The Video Game Music Archives is an astonishingly deep repository of midi files (their banner claims over 18,000 tracks and I'm inclined to allow them that boast). If you want to hear the music to ANY game you've EVER played, this is the place to start.
Unfortunately, a MIDI file isn't really the best way to listen to the music for it's artistic merit; it's more just a suggestion of what the original track sounded like. Compare the tracks I have up today with their MIDI counterparts on VGMusic and you'll see what I mean. If the art of the song is what you're looking for, I can't recommend Overclocked Remix enough. You won't find much of the games original music there; what you will find is a thriving and dedicated collection of music and video game nerds tinkering with what they clearly believe to be the classical music of tomorrow.
OCR's mission statement defines the site as "dedicated to reviving the video and computer game music of yesterday, and reinterpreting that of today, with new technology & capabilities. This site's mission is to prove that this music is not disposable or merely just background, but is as intricate, innovative, and lasting as any other form." It's a pretty tall order and one that webmaster dj pretzel has done a helluva job of ushering into reality. He runs the place with an eye towards positivity but clearly goes out of his way to make sure that all the music posted has a definite professional sensibility.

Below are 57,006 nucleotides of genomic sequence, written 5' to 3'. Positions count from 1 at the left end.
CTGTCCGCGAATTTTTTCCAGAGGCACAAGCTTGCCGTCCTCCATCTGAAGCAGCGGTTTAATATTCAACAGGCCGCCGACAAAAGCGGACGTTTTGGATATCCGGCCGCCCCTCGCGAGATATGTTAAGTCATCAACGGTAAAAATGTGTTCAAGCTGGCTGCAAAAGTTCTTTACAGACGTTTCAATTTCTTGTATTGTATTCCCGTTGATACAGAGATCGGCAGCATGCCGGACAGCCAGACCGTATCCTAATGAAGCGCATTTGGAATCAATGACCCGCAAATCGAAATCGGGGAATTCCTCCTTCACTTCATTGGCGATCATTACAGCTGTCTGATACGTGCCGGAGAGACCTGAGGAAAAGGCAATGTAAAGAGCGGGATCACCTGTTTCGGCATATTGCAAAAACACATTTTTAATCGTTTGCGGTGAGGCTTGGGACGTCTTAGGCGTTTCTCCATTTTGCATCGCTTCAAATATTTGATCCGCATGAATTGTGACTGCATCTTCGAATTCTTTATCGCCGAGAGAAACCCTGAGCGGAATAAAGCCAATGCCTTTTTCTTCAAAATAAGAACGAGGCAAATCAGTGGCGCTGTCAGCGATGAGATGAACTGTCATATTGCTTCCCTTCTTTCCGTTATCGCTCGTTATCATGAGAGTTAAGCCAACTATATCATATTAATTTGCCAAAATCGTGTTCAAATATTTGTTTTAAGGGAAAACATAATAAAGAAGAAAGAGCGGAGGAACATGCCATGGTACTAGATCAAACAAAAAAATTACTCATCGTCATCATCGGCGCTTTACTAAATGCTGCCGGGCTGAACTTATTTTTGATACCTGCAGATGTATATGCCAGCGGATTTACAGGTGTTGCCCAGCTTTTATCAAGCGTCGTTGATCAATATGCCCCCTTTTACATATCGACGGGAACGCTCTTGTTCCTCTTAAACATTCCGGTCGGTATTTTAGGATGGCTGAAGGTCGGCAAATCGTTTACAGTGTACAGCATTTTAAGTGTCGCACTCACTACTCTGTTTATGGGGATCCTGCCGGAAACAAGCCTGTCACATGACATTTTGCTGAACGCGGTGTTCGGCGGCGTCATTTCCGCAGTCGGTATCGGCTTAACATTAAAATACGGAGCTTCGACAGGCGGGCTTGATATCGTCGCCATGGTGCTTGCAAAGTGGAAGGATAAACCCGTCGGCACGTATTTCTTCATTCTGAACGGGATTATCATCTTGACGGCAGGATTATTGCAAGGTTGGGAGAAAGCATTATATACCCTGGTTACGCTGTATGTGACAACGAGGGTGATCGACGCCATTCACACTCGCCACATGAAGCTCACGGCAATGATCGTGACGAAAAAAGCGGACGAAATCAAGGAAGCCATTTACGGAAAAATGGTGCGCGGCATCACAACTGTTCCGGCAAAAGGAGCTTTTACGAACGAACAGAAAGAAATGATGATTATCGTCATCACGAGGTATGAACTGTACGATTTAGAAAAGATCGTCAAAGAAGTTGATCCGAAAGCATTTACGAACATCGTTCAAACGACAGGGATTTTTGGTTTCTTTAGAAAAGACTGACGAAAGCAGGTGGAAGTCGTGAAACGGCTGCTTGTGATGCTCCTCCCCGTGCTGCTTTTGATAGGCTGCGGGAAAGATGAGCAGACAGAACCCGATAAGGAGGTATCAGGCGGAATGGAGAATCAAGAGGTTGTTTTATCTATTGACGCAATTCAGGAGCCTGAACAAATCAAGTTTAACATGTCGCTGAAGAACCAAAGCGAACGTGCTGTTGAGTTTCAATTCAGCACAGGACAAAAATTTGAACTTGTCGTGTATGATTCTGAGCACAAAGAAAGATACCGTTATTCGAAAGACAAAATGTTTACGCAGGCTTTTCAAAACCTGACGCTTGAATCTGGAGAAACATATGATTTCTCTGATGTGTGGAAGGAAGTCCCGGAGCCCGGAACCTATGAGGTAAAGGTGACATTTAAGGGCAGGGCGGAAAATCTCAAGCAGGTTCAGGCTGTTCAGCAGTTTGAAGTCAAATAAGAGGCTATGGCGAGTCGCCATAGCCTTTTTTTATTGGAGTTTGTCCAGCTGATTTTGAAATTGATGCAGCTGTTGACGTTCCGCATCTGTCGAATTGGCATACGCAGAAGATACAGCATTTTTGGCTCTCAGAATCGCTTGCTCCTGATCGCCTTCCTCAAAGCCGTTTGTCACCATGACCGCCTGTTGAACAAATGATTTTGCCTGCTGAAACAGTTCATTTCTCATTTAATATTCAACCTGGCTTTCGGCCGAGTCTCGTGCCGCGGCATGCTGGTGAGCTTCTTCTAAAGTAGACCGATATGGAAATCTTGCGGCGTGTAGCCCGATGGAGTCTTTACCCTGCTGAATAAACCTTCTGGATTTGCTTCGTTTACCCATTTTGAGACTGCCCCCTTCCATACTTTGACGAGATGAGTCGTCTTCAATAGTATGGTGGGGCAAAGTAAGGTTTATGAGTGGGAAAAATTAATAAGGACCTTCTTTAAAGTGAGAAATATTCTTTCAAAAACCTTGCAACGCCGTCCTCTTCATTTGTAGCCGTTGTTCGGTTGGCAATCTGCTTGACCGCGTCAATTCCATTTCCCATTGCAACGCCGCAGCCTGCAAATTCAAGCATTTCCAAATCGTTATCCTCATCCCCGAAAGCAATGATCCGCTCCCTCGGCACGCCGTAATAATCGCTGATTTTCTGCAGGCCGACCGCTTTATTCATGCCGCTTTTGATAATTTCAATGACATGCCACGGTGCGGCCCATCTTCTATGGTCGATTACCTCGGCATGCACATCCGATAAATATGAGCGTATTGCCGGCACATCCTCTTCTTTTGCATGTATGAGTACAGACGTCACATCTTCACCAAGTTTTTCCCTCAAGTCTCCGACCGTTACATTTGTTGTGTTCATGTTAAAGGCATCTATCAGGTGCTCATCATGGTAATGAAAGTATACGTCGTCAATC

OCR is a great site with amazing depth, wonderful interface and a real open sense of community; the remixers and remakers often work together on side projects such as this Donkey Kong Country remix soundtrack.
The music itself is, by and large, surprisingly good; often taking a musical riff and running it into a completely different direction. If you've never conceived of 'Zelda' as a bossa nova/orchestral piece/brass band/electronic rave/IDM/rock and roll jam... here's the place to find it.
NES Horsemen has a fine array of fighting music, most of it from the ill-considered flop that was the Neo Geo.
VGMP3 offers a selection of tracks in nice and clean MP3 format, along with guitar tabs for the aspiring musician.